Puerto Rico
– Image by boardGOATS

Learning Outcome:  Sometimes it is best to play the “basic” game to get a feel for it before trying the advanced rules, but other times, it just feels trivial.

6th March 2018

Food had been ordered by those who intended to eat, but there seemed to be a bit of wait so we decided to play our “Feature Game”, Plague & Pestilence.  This game had been chosen as it was Purple’s birthday and she had enjoyed playing it in the past.  A fairly simple card game, everyone felt it wouldn’t be too difficult to play around when food arrived, added to which, there weren’t many other options available that would play six in a short time.  The game is played in two phases, the first is the “Prosperity Phase” and the second is the “Plague Phase”, but both are played the same way.  During their turn, the active player rolls a pair of purple six-sided dice which indicate how much their population increases by, and takes population cards accordingly.  The active player then draws Prosperity cards to refill their hand and plays one, which allow players to attack others and build their own protections for later in the game.

– Image by boardGOATS

A special Death Ship card is shuffled into the Prosperity deck and when it appears, it triggers the start of the second phase, the “Plague Phase”.  This is played exactly the same as the first phase, but now the dice rolls indicate how much the active player’s population decreases by.  As the game progresses, the plague ravages the populations and players are eliminated; the last player standing is the winner.  The game started fairly benignly as most players either built improvements or had bumper harvests. There was the odd pestilence played and a Mongol raid, however, Green upped the ante when he played the mass migration card and gained five citizens off every other player.  This released the inevitable retribution when he then found himself beset with wars, famines and pestilence.  With two Pied Pipers up his sleeve (metaphorically of course) he was then able to pick on Ivory, and did so twice since Ivory had twice hit Green hard with a major war, and had also caught Pine with Viking raids. Meanwhile, Burgundy tried to build defences, and but they fell to earthquakes and other attacks before he could actually make use of their benefits.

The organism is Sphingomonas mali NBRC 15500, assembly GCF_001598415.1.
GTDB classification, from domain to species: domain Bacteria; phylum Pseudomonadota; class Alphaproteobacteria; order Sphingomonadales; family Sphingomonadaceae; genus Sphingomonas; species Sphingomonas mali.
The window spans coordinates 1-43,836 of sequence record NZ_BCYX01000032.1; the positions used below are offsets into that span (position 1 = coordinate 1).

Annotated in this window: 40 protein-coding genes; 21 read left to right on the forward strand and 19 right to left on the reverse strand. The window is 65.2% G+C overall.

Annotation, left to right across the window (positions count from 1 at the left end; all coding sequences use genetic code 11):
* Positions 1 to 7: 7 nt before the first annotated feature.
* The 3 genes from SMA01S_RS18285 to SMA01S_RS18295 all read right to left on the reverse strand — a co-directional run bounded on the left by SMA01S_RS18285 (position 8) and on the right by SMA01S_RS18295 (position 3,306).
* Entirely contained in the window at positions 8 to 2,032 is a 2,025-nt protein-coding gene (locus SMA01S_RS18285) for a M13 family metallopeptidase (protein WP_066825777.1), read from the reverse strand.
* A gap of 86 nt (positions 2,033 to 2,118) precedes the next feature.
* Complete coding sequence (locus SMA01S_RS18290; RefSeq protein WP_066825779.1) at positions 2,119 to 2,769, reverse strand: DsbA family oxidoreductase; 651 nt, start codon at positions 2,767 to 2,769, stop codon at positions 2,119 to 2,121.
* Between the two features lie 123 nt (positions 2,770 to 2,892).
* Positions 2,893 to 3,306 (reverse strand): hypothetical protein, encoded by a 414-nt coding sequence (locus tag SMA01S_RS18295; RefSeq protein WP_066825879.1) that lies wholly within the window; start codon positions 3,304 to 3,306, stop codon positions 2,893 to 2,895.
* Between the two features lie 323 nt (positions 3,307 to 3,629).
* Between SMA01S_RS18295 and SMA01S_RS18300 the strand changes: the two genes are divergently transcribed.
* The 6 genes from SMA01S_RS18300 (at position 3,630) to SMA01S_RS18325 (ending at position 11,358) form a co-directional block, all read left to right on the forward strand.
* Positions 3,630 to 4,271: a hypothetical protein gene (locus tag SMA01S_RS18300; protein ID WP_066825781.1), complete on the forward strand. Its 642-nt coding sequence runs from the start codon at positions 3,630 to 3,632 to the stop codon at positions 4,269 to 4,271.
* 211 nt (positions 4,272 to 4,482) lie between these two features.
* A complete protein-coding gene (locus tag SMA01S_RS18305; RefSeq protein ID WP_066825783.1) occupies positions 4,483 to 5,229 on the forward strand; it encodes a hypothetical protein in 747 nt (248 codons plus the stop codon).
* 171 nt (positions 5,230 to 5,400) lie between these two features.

– Image by boardGOATS